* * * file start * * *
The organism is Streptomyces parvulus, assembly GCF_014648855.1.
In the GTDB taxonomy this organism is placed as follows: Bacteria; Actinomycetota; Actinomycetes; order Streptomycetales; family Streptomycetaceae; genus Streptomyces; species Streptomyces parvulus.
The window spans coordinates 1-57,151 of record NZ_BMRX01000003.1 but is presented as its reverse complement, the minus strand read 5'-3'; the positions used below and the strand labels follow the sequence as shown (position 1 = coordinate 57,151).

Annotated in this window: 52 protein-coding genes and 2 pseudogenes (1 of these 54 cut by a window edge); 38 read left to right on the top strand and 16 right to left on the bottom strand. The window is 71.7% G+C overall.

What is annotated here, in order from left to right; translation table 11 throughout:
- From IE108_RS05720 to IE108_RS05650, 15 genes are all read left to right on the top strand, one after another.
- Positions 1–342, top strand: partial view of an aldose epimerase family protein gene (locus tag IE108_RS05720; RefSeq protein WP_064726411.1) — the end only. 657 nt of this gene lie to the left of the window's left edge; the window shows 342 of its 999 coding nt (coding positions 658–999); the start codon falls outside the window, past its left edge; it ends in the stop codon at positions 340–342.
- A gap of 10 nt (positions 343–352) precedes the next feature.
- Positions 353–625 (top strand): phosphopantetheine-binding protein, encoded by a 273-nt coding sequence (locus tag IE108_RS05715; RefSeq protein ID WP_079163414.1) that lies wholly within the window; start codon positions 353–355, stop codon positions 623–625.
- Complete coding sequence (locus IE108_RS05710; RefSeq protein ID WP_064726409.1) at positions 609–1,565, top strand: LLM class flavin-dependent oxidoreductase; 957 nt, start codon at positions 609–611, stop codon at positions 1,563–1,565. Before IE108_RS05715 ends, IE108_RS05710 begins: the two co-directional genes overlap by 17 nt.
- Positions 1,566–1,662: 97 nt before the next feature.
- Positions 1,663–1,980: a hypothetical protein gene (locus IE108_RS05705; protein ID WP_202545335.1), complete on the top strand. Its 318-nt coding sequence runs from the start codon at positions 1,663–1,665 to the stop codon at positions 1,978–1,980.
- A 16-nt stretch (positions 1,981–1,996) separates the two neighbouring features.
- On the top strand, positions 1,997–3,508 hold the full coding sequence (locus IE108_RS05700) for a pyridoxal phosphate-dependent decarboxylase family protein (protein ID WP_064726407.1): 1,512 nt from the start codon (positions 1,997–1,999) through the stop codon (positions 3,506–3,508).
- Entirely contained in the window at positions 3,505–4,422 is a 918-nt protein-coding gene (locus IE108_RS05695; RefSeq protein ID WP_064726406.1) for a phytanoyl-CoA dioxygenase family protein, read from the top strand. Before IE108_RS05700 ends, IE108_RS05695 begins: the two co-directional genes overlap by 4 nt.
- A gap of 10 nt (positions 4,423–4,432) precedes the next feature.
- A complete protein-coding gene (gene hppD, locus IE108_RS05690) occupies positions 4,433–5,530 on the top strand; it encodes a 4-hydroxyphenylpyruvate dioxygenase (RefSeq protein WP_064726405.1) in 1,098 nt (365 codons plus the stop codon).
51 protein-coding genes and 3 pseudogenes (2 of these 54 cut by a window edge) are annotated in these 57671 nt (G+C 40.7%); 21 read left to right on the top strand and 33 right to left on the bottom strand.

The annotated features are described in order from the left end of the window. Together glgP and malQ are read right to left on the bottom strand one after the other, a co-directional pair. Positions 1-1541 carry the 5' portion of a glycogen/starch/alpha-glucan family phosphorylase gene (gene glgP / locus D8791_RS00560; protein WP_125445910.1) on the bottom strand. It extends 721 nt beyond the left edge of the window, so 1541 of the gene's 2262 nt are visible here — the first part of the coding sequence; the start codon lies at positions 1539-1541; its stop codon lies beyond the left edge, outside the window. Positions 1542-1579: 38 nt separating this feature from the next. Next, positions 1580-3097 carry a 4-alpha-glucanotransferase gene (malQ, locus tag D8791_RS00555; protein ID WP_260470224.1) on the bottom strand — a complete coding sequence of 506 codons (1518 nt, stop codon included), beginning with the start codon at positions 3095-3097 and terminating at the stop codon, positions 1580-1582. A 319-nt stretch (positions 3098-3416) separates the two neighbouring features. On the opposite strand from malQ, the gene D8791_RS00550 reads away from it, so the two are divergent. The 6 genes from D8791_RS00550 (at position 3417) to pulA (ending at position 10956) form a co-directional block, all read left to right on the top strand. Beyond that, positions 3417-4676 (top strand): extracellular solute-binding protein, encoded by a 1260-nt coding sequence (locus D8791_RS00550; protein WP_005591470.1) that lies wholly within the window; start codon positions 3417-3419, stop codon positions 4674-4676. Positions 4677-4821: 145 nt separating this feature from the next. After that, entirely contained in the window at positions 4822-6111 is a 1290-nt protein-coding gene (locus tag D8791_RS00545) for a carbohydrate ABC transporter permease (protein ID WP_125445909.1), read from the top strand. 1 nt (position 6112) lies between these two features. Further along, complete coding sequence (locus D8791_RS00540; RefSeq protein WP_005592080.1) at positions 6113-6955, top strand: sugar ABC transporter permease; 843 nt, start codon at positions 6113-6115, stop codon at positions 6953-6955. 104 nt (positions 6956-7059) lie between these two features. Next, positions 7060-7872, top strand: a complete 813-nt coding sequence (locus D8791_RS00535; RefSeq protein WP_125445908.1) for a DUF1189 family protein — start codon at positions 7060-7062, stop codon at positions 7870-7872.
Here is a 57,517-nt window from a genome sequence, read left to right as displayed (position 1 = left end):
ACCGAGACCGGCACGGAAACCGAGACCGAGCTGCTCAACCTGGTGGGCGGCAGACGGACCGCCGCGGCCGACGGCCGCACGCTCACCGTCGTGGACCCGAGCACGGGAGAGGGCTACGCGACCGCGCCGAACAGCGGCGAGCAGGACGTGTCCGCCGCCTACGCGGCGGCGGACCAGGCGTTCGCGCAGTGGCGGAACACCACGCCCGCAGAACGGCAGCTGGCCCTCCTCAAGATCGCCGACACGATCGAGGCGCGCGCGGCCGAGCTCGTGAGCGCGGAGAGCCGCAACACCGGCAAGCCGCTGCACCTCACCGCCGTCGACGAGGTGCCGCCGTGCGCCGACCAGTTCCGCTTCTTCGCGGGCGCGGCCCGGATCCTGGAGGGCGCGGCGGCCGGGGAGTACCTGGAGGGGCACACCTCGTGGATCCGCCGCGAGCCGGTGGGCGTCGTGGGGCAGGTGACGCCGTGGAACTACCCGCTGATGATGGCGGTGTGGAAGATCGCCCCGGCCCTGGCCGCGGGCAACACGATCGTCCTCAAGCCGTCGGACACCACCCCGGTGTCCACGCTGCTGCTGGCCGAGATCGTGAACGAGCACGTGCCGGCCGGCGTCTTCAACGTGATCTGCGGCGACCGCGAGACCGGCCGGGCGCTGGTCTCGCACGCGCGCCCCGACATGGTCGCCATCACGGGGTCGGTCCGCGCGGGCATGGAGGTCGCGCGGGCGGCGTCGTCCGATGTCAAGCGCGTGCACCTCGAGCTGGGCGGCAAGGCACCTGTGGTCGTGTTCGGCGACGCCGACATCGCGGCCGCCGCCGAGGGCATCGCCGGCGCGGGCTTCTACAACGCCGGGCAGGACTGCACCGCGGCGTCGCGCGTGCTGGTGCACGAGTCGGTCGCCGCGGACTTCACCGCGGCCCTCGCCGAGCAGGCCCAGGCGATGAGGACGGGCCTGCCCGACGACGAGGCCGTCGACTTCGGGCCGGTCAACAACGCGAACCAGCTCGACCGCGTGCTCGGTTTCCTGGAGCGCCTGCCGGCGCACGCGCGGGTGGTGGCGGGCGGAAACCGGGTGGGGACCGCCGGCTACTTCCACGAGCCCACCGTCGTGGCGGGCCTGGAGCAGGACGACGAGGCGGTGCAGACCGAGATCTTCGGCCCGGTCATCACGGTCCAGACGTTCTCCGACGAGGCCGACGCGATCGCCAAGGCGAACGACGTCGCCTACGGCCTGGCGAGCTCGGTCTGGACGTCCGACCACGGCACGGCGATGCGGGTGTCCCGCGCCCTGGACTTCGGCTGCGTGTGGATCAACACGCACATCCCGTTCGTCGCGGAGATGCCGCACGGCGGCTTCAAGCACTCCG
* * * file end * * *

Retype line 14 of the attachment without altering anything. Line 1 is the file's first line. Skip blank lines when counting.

- On the top strand, positions 1,997–3,508 hold the full coding sequence (locus IE108_RS05700) for a pyridoxal phosphate-dependent decarboxylase family protein (protein ID WP_064726407.1): 1,512 nt from the start codon (positions 1,997–1,999) through the stop codon (positions 3,506–3,508).